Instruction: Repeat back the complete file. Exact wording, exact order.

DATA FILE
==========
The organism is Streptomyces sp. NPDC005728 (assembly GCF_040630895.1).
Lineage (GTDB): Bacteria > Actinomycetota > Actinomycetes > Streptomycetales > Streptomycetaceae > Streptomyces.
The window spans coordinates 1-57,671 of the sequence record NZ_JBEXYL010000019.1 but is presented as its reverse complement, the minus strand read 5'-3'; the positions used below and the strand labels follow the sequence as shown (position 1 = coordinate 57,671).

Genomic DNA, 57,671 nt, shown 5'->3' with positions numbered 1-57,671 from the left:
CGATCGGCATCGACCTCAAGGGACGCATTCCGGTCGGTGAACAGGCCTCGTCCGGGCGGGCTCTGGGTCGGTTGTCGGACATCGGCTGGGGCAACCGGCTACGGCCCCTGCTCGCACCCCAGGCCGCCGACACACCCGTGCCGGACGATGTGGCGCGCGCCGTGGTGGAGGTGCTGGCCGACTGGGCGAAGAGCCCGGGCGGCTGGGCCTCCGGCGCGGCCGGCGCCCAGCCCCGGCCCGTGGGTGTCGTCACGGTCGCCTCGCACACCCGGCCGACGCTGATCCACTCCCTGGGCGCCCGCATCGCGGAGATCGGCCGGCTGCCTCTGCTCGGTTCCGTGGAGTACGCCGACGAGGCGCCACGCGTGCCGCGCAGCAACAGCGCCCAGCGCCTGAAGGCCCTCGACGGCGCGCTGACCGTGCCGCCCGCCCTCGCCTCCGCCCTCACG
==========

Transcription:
The organism is Streptomyces sp. NPDC005728 (assembly GCF_040630895.1).
Lineage (GTDB): Bacteria > Actinomycetota > Actinomycetes > Streptomycetales > Streptomycetaceae > Streptomyces.
The window spans coordinates 1-57,671 of the sequence record NZ_JBEXYL010000019.1 but is presented as its reverse complement, the minus strand read 5'-3'; the positions used below and the strand labels follow the sequence as shown (position 1 = coordinate 57,671).

Genomic DNA, 57,671 nt, shown 5'->3' with positions numbered 1-57,671 from the left:
CGATCGGCATCGACCTCAAGGGACGCATTCCGGTCGGTGAACAGGCCTCGTCCGGGCGGGCTCTGGGTCGGTTGTCGGACATCGGCTGGGGCAACCGGCTACGGCCCCTGCTCGCACCCCAGGCCGCCGACACACCCGTGCCGGACGATGTGGCGCGCGCCGTGGTGGAGGTGCTGGCCGACTGGGCGAAGAGCCCGGGCGGCTGGGCCTCCGGCGCGGCCGGCGCCCAGCCCCGGCCCGTGGGTGTCGTCACGGTCGCCTCGCACACCCGGCCGACGCTGATCCACTCCCTGGGCGCCCGCATCGCGGAGATCGGCCGGCTGCCTCTGCTCGGTTCCGTGGAGTACGCCGACGAGGCGCCACGCGTGCCGCGCAGCAACAGCGCCCAGCGCCTGAAGGCCCTCGACGGCGCGCTGACCGTGCCGCCCGCCCTCGCCTCCGCCCTCACG